Oct 13, 2023 - Health

Illegal vapes thwart FDA enforcement

Illustration: Sarah Grillo/Axios

Illegal flavored e-cigarettes are flooding the U.S. market and circumventing FDA efforts to curb youth vaping.

Why it matters: The situation raises questions about whether the FDA is capable of enforcing new standards in public health — and if some prohibition-based policies lead to unintended consequences.

Driving the news: Seven years after the agency got expanded authority to regulate e-cigarettes, e-cigarettes are arriving from China in Barbiecore colors featuring fruit and ice cream flavors, per the New York Times.

  • They account for a major share of the estimated $5.5 billion e-cigarette market, with some offering 5,000 or more puffs per device or as much nicotine as is found in a carton of cigarettes.
  • The FDA has greenlit only about two dozen of the approximately 2,000 vaping products on the market and still faces a backlog of applications, the Times reports.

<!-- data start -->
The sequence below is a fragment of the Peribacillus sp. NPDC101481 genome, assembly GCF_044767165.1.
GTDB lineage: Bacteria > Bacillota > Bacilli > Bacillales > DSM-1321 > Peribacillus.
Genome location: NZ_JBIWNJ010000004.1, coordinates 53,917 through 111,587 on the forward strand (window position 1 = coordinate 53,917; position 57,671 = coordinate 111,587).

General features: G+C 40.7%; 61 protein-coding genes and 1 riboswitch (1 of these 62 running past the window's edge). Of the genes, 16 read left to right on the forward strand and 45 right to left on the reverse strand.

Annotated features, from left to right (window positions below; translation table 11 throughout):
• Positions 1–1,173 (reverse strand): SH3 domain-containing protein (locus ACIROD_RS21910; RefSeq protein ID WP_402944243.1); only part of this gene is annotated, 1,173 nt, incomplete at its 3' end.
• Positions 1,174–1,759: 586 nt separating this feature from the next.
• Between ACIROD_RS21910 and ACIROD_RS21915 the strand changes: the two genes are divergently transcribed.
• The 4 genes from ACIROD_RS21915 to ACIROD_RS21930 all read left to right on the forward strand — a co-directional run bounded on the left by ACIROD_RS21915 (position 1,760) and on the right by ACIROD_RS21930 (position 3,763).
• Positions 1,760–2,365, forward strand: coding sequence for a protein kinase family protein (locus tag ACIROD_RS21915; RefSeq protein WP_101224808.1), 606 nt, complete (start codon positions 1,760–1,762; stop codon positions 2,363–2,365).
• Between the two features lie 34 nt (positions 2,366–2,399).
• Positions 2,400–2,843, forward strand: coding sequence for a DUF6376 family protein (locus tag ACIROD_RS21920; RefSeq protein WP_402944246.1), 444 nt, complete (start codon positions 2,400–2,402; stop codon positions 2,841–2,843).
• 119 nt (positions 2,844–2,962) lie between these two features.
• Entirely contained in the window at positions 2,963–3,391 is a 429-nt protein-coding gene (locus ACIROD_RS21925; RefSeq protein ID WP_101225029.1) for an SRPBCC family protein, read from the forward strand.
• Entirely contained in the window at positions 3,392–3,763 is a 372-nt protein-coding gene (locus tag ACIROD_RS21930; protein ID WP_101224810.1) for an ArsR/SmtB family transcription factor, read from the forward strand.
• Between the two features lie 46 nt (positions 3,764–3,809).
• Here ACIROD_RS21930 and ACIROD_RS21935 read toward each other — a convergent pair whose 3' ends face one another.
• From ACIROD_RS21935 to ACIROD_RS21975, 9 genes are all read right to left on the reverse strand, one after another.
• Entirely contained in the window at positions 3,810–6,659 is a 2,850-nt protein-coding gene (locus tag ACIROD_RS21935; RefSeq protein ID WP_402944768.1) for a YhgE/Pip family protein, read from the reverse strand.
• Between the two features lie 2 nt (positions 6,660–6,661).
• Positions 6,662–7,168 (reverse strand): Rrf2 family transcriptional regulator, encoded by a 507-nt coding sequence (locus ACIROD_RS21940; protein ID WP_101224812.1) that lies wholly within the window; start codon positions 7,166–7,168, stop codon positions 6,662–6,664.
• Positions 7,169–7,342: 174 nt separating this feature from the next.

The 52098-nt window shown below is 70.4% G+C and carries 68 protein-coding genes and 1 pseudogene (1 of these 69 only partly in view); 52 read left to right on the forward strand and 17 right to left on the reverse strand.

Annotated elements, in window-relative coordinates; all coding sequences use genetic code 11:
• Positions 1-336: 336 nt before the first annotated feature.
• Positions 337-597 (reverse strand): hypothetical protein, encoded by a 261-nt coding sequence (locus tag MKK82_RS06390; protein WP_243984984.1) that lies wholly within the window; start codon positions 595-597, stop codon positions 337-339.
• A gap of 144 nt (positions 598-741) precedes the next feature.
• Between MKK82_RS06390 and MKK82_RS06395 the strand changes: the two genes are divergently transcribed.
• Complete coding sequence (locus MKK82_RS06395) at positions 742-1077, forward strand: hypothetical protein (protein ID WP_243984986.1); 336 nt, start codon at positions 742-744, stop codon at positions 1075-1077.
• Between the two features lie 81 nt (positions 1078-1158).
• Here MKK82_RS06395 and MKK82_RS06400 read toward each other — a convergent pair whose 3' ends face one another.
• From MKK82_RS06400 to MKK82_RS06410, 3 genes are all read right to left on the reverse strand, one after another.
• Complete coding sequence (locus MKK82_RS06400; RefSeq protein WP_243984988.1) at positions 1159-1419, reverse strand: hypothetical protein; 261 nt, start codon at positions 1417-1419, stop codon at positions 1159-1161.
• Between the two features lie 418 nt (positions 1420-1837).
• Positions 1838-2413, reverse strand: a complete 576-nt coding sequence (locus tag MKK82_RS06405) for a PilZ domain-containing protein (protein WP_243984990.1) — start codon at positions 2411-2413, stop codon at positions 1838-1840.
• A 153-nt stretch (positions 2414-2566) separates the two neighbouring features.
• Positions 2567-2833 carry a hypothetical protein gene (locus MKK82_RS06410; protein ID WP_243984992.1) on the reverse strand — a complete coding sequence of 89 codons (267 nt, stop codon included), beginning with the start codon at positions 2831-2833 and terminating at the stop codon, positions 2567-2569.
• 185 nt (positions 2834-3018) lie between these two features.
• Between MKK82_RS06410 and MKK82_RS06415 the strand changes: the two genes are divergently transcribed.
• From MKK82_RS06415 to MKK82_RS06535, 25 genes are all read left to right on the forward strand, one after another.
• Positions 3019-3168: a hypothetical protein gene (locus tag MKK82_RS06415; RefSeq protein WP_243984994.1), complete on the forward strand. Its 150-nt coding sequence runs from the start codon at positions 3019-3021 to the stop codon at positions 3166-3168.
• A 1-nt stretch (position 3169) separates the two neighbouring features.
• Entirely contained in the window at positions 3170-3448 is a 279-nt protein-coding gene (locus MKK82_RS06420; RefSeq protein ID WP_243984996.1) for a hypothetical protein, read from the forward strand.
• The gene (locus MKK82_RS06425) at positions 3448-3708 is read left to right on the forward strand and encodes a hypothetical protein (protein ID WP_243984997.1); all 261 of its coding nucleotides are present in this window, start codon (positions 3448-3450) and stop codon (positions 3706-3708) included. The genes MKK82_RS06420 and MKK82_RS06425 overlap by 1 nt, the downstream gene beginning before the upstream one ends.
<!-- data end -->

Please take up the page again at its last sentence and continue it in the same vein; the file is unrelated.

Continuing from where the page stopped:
Go deeper: Tobacco companies trying to preserve their market share are joining with lawmakers and some states in calling for tougher enforcement.

  • A study of discarded product packages in 10 California cities earlier this year for Altria found nearly all were flavored, despite a 2022 state ban on flavored vapes, menthol cigarettes and flavored cigars.
  • More than one-quarter of products found were non-domestic products, which are not intended for the U.S. market.

The FDA has sent warning letters to manufacturers and retailers for marketing unauthorized products and selling to underage buyers.

  • But flavored e-cigarette sales (mint, menthol and other flavors) surged 60.2% from February 2020 through mid-June, per the CDC Foundation.
  • "It's a very complex chess match, not a game of tic-tac-toe," FDA tobacco center chief Brian King told the Times. "And we need to ensure that the actions we take are both scientifically and legally defensible."
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